The Solution? I want a clean cup, interrupted the Hatter: lets all move one place on. He moved on as he spoke, and the Dormouse followed him: the March Hare moved into the Dormouses place, and Alice rather unwillingly took the place of the March Hare. The Hatter was the only one who got any advantage from the change: and Alice was a good deal worse off than before, as the March Hare had just upset the milk-jug into his plate.
A Better Solution Of course, the Hatter is mad, so it is not surprising his protocol does not work. Hatters protocol: Drink tea - move 1 - repeat Correct protocol: Drink tea - move n - repeat First, we modify the checking circuit to be one-dimensional with a number of extra properties. Later we will write down a Hamiltonian whose ground state is the modified circuits history. We divide the spins into adjacent blocks of size n (the number of qubits in the original checking circuit). We perform gates in one block, then move all qubits to the next block.
The 12 States of a Site Active StatesInactive States Unborn (not yet active, to right of active site) Dead (finished, to left of active site) Left-moving flag (moves qubits R) Turning flag Right-moving flag (2 states) Gate flag (2 states, moves right) Waiting L (2 states, to left of active site) Waiting R (2 states, to right of active site)
A 1D Quantum Computer gate 1. Gate flag moves R, does gates, and turns when it hits unborn. 2. Turn flag becomes L flag, which moves L, shifting qubits right one space as it goes, until it hits dead. 3. L flag turns, becomes R flag, moves R without moving or altering qubits, and turns when it hits unborn. 4. Repeat steps 2 and 3 until L flag hits dead across a block boundary. Then it turns to a gate flag, and we return to 1.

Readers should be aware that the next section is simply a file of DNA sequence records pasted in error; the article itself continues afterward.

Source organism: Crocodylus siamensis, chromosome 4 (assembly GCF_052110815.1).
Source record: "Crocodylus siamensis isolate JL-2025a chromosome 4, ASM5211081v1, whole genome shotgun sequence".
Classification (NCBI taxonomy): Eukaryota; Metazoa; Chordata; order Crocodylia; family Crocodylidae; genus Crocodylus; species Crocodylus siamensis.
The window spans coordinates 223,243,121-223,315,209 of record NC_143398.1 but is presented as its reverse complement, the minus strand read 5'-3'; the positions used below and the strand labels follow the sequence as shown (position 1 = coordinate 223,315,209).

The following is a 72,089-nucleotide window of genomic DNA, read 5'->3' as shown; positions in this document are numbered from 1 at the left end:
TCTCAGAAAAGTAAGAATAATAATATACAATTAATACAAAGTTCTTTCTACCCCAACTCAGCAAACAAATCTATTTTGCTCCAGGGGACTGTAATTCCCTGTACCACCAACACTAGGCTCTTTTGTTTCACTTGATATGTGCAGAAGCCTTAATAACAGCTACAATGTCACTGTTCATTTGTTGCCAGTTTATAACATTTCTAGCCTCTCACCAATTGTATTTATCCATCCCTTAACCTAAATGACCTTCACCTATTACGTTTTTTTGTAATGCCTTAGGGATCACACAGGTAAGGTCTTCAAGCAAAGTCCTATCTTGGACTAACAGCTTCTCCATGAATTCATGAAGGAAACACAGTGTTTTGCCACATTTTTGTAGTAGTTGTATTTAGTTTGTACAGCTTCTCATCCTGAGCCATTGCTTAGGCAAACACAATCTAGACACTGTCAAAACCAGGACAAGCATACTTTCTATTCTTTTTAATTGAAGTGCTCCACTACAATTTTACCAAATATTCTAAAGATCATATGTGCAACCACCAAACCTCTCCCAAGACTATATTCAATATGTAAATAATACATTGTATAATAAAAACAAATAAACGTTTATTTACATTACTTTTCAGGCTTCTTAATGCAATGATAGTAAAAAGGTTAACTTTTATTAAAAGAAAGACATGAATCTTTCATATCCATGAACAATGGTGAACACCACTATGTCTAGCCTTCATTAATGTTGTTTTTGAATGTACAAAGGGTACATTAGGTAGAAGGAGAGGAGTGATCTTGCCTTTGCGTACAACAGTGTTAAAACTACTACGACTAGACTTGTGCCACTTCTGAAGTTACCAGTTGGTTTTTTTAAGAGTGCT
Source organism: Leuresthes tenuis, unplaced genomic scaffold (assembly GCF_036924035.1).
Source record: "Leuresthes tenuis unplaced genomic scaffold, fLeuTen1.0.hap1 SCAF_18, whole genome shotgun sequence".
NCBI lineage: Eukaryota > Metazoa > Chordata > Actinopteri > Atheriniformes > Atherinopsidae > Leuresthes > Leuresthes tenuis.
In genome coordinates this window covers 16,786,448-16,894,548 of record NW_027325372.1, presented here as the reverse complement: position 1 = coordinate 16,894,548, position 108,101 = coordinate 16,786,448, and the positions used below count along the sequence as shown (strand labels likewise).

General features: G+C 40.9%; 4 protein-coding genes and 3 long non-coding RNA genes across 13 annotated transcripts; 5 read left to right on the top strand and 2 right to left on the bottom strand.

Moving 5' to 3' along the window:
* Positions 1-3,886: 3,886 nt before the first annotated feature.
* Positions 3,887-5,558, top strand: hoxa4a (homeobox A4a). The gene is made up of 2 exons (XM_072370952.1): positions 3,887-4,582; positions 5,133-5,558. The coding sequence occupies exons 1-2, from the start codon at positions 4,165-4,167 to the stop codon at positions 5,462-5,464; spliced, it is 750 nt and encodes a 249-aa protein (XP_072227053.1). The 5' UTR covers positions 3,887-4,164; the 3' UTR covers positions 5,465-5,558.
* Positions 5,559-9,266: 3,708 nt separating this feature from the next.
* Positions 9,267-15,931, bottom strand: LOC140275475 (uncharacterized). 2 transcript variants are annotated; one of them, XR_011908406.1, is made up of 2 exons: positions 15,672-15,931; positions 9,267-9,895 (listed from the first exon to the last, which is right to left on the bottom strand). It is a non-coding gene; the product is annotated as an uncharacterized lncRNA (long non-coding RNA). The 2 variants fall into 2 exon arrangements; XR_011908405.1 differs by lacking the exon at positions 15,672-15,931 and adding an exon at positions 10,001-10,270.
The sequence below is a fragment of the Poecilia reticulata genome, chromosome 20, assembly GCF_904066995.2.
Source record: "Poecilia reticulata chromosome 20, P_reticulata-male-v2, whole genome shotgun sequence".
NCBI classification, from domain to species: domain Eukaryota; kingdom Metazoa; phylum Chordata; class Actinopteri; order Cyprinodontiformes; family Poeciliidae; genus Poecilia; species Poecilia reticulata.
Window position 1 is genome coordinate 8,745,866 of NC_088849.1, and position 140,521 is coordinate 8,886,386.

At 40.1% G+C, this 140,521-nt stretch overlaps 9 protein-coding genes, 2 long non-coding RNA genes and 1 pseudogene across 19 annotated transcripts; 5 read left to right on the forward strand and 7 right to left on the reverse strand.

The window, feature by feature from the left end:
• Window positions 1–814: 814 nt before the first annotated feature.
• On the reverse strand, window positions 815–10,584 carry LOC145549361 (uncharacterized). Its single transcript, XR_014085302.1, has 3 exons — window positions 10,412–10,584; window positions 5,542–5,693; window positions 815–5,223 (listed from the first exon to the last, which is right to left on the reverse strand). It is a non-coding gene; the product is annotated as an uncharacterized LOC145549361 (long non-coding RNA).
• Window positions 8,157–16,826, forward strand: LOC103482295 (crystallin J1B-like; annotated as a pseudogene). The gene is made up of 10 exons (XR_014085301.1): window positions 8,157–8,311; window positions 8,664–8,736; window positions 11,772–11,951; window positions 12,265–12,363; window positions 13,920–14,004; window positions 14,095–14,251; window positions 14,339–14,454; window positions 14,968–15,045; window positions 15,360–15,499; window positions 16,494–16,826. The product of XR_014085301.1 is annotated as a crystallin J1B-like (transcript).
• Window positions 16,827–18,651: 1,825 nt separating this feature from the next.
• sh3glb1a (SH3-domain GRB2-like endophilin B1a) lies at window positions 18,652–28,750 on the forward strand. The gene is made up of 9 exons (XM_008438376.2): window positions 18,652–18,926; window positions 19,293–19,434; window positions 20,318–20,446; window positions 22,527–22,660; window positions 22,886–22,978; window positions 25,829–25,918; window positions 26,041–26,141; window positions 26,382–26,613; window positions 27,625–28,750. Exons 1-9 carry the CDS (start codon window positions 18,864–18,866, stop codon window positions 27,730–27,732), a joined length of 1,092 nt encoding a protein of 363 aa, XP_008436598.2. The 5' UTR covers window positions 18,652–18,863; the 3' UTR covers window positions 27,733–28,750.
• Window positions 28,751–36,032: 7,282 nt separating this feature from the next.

Useful Properties Exactly one site is active at any given time. The active site has exactly one possible move forward in time and one backwards in time. The actions taken only depend on adjacent pairs of spins and location, not on external time. Spins to the left and right of the active site are distinctly marked. Most conditions can be checked locally except, e.g., the requirement that there are n qubit sites. States that cannot be locally checked evolve to something illegal (gate flag must start and end at block boundary).
From Circuit to Hamiltonian Add terms to the Hamiltonian to enforce the required structure and evolution: Constraints: Add an energy penalty if state does not have the required form. E.g., penalize these configurations: Transitions: Penalize states which dont superpose t and t+1. For instance, penalize states with only one term of: +
Boundary Conditions Then you keep moving round, I suppose? said Alice. Exactly so, said the Hatter: as the things get used up. But what happens when you come to the beginning again? Alice ventured to ask. Suppose we change the subject, the March Hare interrupted, yawning. Im getting tired of this. I vote the young lady tells us a story. Luckily, in our case, boundary conditions are easy. In the first block, the gate flag projects ancilla qubits on 0, and in the last block, the gate flag projects the answer qubit on 1. Any state that does not satisfy the circuit will have an energy penalty.
Ground State of the Hamiltonian There are three subspaces of the Hilbert space: States which have the wrong structure: Everything in this subspace has high energy because of the constraints in the Hamiltonian. States which have the wrong structure, but cannot be locally checked (e.g., have m qubits instead of n): These states must violate a transition rule after at most O(m 2 ) transitions, so have a (polynomially small) positive energy. States which have the right structure and n qubits: The transition rules and boundary conditions select only a correct history state as the ground state of the Hamiltonian.
Conclusion and Summary There exist 1-dimensional spin systems where finding the ground state energy is QMA-complete. The same construction also shows an adiabatic quantum computer can be built using 1-dimensional systems. As a consequence, there exist 1-D systems that cannot find their own ground state in a reasonable time. Can this be done with less that 12 states per site? In particular, can it be done with qubits? Are random 1-D Hamiltonians QMA-complete? What about other properties (e.g., correlation functions)? Can one-dimensional systems exhibit other sorts of interesting quantum phenomena?